New Research shows the poor hardest hit by taxes, but the richest paying more than their "fair share"

December 22, 2014 12:01 AM

New analysis by the TaxPayers' Alliance suggests that Britain's tax system is neither progressive nor balanced across different income groups.

  • TaxPayers' Alliance analysis shows the families on the lowest incomes pay a higher percentage of their gross income in tax than any other income group,and any increase in VAT would only make the situation worse

  • However, the top 10 per cent of earners pay an average of £30,023 more in tax than they receive in state benefits or services

  • The average household paid £274 more in taxes than they received in benefits and services

  • Regional analysis suggests high levels of geographical redistribution of wealth, with London paying the biggest bill and the North East enjoying the most services

The analysis, compiled from Office of National Statistics data and written by Research Director Alex Wild, demonstrates that much of the rhetoric around "lifting people out of taxation" or "ensuring that those with the broadest shoulders bear more of the burden" is based more on perception than reality. The honest truth is that consumption and property taxes continue to hit the poorest families hardest, whilst the top 10 per cent of earners pay in far more to the Treasury than they receive through state services.

Key findings of the report include:

Net effects of taxes and benefits

  • The top 10 per cent of households pay an average of £30,023 more in tax than they receive in cash benefits and benefits in kind such as education and the NHS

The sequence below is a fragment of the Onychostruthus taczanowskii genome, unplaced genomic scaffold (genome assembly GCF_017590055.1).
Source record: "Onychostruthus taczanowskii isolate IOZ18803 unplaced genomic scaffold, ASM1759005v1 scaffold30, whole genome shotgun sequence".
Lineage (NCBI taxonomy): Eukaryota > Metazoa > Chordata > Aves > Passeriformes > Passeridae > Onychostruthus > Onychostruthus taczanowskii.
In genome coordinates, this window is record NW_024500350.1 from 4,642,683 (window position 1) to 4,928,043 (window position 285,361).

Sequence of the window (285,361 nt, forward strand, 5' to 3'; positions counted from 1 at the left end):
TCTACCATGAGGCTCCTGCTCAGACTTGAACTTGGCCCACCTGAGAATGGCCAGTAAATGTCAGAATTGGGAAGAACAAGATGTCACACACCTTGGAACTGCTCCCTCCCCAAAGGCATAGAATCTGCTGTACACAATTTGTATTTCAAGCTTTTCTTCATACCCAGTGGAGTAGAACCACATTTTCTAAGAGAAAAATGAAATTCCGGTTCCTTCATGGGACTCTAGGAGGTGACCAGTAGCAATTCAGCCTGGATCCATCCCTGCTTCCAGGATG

• Before taxes and benefits, the most well-off households had an average income 27 times higher than the households on the lowest incomes, but after tax and benefits this falls to 5.8 times higher

  • The average household paid £274 more in taxes than they received in benefits and services

Taxes

  • The poorest households paid an average of 47 per cent of their gross income in taxes, the highest percentage of any income group

Benefits

  • The poorest households of households received an average of £7,961in benefits in kind, compared to the top 10 per cent who received £4,980

  • The third lowest 10 per cent of households received an average of £4,912 in non-contributory benefits, more than the bottom and second-bottom deciles

Regional Breakdown

  • The average household in London, the South East, East of England, South West and East Midlands paid more in taxes than they received in benefits and services. All other regions, including Scotland, received more in benefits and services than they paid in taxes

  • Households in the North East of England received an average of £3,175 more in benefits and benefits in kind than they paid in taxes, whereas in London households paid £4,119 more in taxes than they received in benefit and benefits in kind.

Tax Impact

  • The poorest 10 per cent of families pay by far the largest proportion of their gross income in taxes

  • This is mostly due to indirect taxes such as VAT, Council Tax, fuel duties and duties on alcohol and tobacco

  • VAT is the most burdensome tax for households in the lower half of the income scale, whilst Income Tax is the most burdensome for the upper half

Jonathan Isaby, Chief Executive of the TaxPayers' Alliance, said:

"This analysis shows how pernicious our tax burden has become. Not only does the tax system hit the poorest hardest, but those at the top are already contributing far more than anybody could reasonably describe as their "fair share." Our tax system is neither progressive nor fair, and we need radical reform as well as necessary savings if the way we tax and spend is to become fit for purpose."

All parties should commit to:

1. Bring National Insurance thresholds in to line with Income Tax, to lift the lowest paid out of earnings taxes and as a first step towards the abolition of National Insurance

2. Bringing down, not hiking, VAT

3. Reduce the rate at which "sin taxes," which hit the poorest hardest, are levied

4. Resist calls to introduce further taxes on the highest earners

5. Address the deficit through bringing spending down, rather than through further taxes


 

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